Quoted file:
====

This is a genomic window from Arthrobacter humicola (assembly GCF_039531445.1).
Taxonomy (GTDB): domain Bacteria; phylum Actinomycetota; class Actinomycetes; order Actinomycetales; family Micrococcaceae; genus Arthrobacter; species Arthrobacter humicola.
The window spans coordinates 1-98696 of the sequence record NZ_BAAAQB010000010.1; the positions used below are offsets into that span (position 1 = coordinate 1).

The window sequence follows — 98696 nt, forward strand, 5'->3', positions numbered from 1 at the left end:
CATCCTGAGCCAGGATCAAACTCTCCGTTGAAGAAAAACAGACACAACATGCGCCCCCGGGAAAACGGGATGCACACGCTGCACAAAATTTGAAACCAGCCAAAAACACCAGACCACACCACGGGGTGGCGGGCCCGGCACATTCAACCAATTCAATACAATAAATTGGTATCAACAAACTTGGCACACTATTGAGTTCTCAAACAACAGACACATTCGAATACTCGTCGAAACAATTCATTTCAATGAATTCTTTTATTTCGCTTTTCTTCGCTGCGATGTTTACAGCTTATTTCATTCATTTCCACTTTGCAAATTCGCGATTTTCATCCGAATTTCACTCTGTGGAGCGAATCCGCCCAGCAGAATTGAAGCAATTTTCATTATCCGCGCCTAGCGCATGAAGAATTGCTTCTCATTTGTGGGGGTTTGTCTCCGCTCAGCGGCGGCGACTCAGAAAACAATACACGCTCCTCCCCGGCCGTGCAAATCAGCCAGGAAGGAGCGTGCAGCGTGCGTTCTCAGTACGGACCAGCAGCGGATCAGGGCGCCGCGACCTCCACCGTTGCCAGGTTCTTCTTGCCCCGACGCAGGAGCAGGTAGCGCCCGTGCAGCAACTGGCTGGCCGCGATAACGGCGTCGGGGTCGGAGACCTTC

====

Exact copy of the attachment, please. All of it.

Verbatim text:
This is a genomic window from Arthrobacter humicola (assembly GCF_039531445.1).
Taxonomy (GTDB): domain Bacteria; phylum Actinomycetota; class Actinomycetes; order Actinomycetales; family Micrococcaceae; genus Arthrobacter; species Arthrobacter humicola.
The window spans coordinates 1-98696 of the sequence record NZ_BAAAQB010000010.1; the positions used below are offsets into that span (position 1 = coordinate 1).

The window sequence follows — 98696 nt, forward strand, 5'->3', positions numbered from 1 at the left end:
CATCCTGAGCCAGGATCAAACTCTCCGTTGAAGAAAAACAGACACAACATGCGCCCCCGGGAAAACGGGATGCACACGCTGCACAAAATTTGAAACCAGCCAAAAACACCAGACCACACCACGGGGTGGCGGGCCCGGCACATTCAACCAATTCAATACAATAAATTGGTATCAACAAACTTGGCACACTATTGAGTTCTCAAACAACAGACACATTCGAATACTCGTCGAAACAATTCATTTCAATGAATTCTTTTATTTCGCTTTTCTTCGCTGCGATGTTTACAGCTTATTTCATTCATTTCCACTTTGCAAATTCGCGATTTTCATCCGAATTTCACTCTGTGGAGCGAATCCGCCCAGCAGAATTGAAGCAATTTTCATTATCCGCGCCTAGCGCATGAAGAATTGCTTCTCATTTGTGGGGGTTTGTCTCCGCTCAGCGGCGGCGACTCAGAAAACAATACACGCTCCTCCCCGGCCGTGCAAATCAGCCAGGAAGGAGCGTGCAGCGTGCGTTCTCAGTACGGACCAGCAGCGGATCAGGGCGCCGCGACCTCCACCGTTGCCAGGTTCTTCTTGCCCCGACGCAGGAGCAGGTAGCGCCCGTGCAGCAACTGGCTGGCCGCGATAACGGCGTCGGGGTCGGAGACCTTC